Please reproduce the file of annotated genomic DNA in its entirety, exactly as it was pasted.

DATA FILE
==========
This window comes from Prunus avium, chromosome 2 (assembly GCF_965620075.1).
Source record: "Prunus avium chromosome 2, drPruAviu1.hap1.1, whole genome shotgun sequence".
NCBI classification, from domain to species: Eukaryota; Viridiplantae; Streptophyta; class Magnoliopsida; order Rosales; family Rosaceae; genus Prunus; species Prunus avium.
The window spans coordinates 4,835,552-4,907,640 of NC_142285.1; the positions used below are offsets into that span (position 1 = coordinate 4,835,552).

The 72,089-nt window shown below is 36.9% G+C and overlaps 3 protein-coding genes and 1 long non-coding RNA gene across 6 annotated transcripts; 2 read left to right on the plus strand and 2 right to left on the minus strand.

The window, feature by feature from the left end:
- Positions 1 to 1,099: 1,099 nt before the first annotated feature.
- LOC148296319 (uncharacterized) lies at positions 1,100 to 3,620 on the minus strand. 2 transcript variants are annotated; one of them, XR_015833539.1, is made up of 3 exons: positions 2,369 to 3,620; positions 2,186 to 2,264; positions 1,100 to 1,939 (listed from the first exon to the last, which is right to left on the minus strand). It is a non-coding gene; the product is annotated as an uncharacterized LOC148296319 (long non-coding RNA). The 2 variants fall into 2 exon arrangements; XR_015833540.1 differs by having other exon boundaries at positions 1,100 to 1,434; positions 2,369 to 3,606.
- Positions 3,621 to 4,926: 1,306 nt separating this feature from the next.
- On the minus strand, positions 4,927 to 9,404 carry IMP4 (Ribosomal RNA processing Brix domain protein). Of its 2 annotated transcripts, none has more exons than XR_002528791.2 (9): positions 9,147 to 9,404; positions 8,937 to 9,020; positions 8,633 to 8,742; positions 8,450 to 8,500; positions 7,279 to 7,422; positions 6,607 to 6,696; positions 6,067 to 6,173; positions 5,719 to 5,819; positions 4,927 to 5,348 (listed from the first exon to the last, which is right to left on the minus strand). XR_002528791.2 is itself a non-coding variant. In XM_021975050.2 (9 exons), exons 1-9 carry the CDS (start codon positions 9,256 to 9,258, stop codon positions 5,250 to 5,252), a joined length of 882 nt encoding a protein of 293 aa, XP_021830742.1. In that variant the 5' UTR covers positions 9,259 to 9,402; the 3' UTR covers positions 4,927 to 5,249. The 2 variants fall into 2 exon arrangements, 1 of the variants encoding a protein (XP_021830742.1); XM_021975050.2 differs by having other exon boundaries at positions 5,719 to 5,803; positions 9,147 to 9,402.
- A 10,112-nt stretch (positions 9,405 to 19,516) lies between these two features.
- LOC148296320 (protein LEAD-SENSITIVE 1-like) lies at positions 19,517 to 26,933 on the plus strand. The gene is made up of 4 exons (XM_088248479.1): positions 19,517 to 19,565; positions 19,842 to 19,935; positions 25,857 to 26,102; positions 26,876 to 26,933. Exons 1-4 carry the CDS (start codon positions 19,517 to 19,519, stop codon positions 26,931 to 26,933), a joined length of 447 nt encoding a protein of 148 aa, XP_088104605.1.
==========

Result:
This window comes from Prunus avium, chromosome 2 (assembly GCF_965620075.1).
Source record: "Prunus avium chromosome 2, drPruAviu1.hap1.1, whole genome shotgun sequence".
NCBI classification, from domain to species: Eukaryota; Viridiplantae; Streptophyta; class Magnoliopsida; order Rosales; family Rosaceae; genus Prunus; species Prunus avium.
The window spans coordinates 4,835,552-4,907,640 of NC_142285.1; the positions used below are offsets into that span (position 1 = coordinate 4,835,552).

The 72,089-nt window shown below is 36.9% G+C and overlaps 3 protein-coding genes and 1 long non-coding RNA gene across 6 annotated transcripts; 2 read left to right on the plus strand and 2 right to left on the minus strand.

The window, feature by feature from the left end:
- Positions 1 to 1,099: 1,099 nt before the first annotated feature.
- LOC148296319 (uncharacterized) lies at positions 1,100 to 3,620 on the minus strand. 2 transcript variants are annotated; one of them, XR_015833539.1, is made up of 3 exons: positions 2,369 to 3,620; positions 2,186 to 2,264; positions 1,100 to 1,939 (listed from the first exon to the last, which is right to left on the minus strand). It is a non-coding gene; the product is annotated as an uncharacterized LOC148296319 (long non-coding RNA). The 2 variants fall into 2 exon arrangements; XR_015833540.1 differs by having other exon boundaries at positions 1,100 to 1,434; positions 2,369 to 3,606.
- Positions 3,621 to 4,926: 1,306 nt separating this feature from the next.
- On the minus strand, positions 4,927 to 9,404 carry IMP4 (Ribosomal RNA processing Brix domain protein). Of its 2 annotated transcripts, none has more exons than XR_002528791.2 (9): positions 9,147 to 9,404; positions 8,937 to 9,020; positions 8,633 to 8,742; positions 8,450 to 8,500; positions 7,279 to 7,422; positions 6,607 to 6,696; positions 6,067 to 6,173; positions 5,719 to 5,819; positions 4,927 to 5,348 (listed from the first exon to the last, which is right to left on the minus strand). XR_002528791.2 is itself a non-coding variant. In XM_021975050.2 (9 exons), exons 1-9 carry the CDS (start codon positions 9,256 to 9,258, stop codon positions 5,250 to 5,252), a joined length of 882 nt encoding a protein of 293 aa, XP_021830742.1. In that variant the 5' UTR covers positions 9,259 to 9,402; the 3' UTR covers positions 4,927 to 5,249. The 2 variants fall into 2 exon arrangements, 1 of the variants encoding a protein (XP_021830742.1); XM_021975050.2 differs by having other exon boundaries at positions 5,719 to 5,803; positions 9,147 to 9,402.
- A 10,112-nt stretch (positions 9,405 to 19,516) lies between these two features.
- LOC148296320 (protein LEAD-SENSITIVE 1-like) lies at positions 19,517 to 26,933 on the plus strand. The gene is made up of 4 exons (XM_088248479.1): positions 19,517 to 19,565; positions 19,842 to 19,935; positions 25,857 to 26,102; positions 26,876 to 26,933. Exons 1-4 carry the CDS (start codon positions 19,517 to 19,519, stop codon positions 26,931 to 26,933), a joined length of 447 nt encoding a protein of 148 aa, XP_088104605.1.